23rd October 2015 at 00:00

Ofsted objectors can’t have it both ways

When it comes to Ofsted and its inspection workforce, some people seem intent on trying to have it both ways (“Ofsted’s cull ‘stinks’, say rejected inspectors”, News, 16 October).

As chief inspector, I made a commitment to deliver what the teaching profession has long been calling for – more inspections led by Her Majesty’s Inspectors and many more serving leaders joining our inspection teams. Having honoured that commitment, we now have the usual suspects being rolled out to take a free swipe at our new selection process, based on the anonymous grumblings of individuals who didn’t make it.

While I can understand the disappointment of unsuccessful applicants, I cannot allow some of the inaccurate claims contained in your article to go unchallenged.

At every stage of the process, candidates were given clear information about what they were being tested on, including their ability to interpret a range of evidence, to prioritise their time on inspection, and to write clearly and accurately. For the online assessment, each candidate was offered feedback on how they performed against published criteria. We did point out that we weren’t able to share actual marked papers with applicants because this could have jeopardised the integrity and fairness of any future selection exercise.

It is categorically not the case that any additional inspector – successful or not – has been involved in training or mentoring those recruited to work as Ofsted inspectors under the new in-house arrangements that came into effect last month.

We have taken the opportunity, now that our contracts with the three outsourced providers have ended, to create a smaller and more manageable inspection workforce. Thanks to a stringent but fair selection process, we now have a strong pool of inspectors who are well equipped to deliver a high standard of inspection. My plea to TES and to our critics is this: please judge us on whether we are successful in achieving that goal.

Sir Michael Wilshaw

HM Chief Inspector of Schools

Stakes are too high for boarding gamble

As an ex-boarder, I’d like to challenge Ann Mroz’s assertion that a “boarding school will be experienced no differently from any other” (“It’s time for an unbiased look at boarding schools”, Editorial, 16 October).

To be sent away to board at 7, or 6 in my case, is to be cut off from intimate contact with your family and the comfort and familiarity of home life. It seems reasonable to suppose that the psychological effects are on a different scale from those of being sent to a day school. It certainly affected me profoundly and has required much psychotherapy to get to grips with.

Until a serious comparative study is done into the effects of day and boarding schools, it will be difficult to go beyond Ms Mroz’s comment: “No one really does know.” For now it seems wise to listen to those, like Joy Schaverien (author of Boarding School Syndrome), who have gathered considerable clinical evidence that boarding can do serious and lasting emotional damage, and apply the precautionary principle. Young lives are too precious to be experimented with.

Simon Partridge


‘Science literacy’ is essential for public life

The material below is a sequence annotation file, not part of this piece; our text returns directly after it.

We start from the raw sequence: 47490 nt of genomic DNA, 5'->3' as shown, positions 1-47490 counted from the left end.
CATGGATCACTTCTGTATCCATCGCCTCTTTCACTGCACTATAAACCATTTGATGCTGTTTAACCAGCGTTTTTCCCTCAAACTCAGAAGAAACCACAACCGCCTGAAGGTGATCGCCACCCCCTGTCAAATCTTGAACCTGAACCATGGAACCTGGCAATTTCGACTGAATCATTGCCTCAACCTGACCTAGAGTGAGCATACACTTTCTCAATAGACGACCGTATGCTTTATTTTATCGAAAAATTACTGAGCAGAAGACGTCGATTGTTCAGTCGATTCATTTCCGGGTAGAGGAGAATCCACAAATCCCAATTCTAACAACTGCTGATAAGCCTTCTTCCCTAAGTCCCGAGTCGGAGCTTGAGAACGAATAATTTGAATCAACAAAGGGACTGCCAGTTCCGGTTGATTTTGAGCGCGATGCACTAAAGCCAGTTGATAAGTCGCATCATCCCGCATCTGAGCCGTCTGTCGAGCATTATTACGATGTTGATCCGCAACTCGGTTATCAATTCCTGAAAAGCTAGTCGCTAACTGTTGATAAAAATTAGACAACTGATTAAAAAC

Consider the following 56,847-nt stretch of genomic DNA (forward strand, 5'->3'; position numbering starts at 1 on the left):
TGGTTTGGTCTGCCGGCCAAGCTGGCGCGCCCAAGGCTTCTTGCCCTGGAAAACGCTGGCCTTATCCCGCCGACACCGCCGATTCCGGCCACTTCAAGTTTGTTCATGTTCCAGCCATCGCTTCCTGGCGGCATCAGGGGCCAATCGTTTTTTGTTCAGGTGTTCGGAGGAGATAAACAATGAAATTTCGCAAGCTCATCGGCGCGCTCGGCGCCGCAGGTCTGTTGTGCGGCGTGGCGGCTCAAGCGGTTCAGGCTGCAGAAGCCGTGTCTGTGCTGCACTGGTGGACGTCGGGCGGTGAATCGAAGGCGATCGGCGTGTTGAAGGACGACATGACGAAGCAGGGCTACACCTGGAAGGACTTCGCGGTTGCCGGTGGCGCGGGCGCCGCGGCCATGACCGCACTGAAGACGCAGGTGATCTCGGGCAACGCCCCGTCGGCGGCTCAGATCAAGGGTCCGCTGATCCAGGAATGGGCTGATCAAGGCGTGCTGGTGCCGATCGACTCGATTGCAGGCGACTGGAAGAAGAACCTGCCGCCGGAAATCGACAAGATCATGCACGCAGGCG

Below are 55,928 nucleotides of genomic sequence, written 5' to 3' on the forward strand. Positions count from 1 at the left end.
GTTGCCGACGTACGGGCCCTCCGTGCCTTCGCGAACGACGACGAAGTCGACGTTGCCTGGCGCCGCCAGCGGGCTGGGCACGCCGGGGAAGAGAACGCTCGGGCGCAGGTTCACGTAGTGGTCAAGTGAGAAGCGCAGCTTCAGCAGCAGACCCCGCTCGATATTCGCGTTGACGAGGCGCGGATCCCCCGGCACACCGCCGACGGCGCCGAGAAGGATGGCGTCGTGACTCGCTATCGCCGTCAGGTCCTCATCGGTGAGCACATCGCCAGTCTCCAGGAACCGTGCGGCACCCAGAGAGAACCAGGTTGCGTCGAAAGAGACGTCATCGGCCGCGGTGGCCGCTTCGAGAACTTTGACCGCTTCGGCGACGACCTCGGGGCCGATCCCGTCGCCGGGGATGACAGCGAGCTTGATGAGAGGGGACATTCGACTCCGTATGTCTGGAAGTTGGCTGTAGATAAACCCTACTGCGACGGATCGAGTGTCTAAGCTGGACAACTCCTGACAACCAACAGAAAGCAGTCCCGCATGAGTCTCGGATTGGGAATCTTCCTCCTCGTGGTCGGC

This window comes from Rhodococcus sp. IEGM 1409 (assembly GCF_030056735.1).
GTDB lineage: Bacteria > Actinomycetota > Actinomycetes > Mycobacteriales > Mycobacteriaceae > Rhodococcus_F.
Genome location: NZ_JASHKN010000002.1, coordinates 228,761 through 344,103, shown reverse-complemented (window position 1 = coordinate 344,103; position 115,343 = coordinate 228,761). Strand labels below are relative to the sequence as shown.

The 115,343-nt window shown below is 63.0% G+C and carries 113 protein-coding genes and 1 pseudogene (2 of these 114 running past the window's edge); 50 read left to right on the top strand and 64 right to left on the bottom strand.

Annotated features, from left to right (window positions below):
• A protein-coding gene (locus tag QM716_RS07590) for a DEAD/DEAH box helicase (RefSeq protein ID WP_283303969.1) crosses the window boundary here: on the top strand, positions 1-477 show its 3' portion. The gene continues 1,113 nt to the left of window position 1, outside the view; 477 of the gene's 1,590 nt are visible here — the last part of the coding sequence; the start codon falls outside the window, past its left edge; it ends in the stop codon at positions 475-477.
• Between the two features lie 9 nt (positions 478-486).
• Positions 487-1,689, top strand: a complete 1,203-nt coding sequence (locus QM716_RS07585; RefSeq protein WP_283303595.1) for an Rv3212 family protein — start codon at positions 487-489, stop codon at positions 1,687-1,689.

I agree entirely with Brian Cox that we should “Trust in teachers to make our nation science-literate” (News, 16 October). In an age completely dominated by science, it is frightening how few British politicians are scientifically trained.

A degree in science does not only make one science-literate, it also enables one to think clearly and rationally. It is no coincidence that both Margaret Thatcher (chemistry at Oxford) and Angela Merkel (physics at Leipzig) studied science at university. And by comparison with David Cameron (PPE at Oxford), Chinese leader Xi Jinping studied chemical engineering at Beijing’s prestigious Tsinghua University. I rest my case.

Stan Labovitch

Windsor, Berkshire

Principled approach to baseline tests

I was intrigued by Helen Pope’s letter “At the mercy of the baseline assessment” (16 October). There is no requirement to complete a Department for Education-accredited baseline – nor will there be from 2016 onwards. If the idea of using EExBA is such a professional compromise, then refuse to do so.

The letter implies that EExBA was developed to make a profit – it was not. It was developed to provide teachers with a principled and meaningful alternative to test-based models and to enable accountability for the aspects of learning that matter.

It seems a shame that some members of the anti-baseline campaign are fixated on attacking the integrity of Early Excellence and me personally. We are a small, independent organisation led by highly regarded educational leaders. We work hard to support effective and progressive pedagogy and have produced an assessment that reflects holistic and principled practice. We provide high-quality training and educational resources to schools – why would we feel uncomfortable about that?

Jan Dubiel

National development manager, Early Excellence

Free schools are Gove’s ‘splendid legacy’

While, of course, Mike Rath’s apology means a lot to me (“The high cost of freedoms for the few”, Letters, 16 October), I am not headmaster of a selective school – Queen Elizabeth’s became a free school in 2014. But I am entirely in favour of free schools and academies. Both will be a splendid legacy of Michael Gove’s much-needed reforms. I do accept that they cost money, but I would also maintain that they have increased choice for parents and have sharpened up our education system in all sorts of ways. It would be tragic to see this policy reversed.

Simon Corns

Headmaster, Queen Elizabeth’s Grammar School

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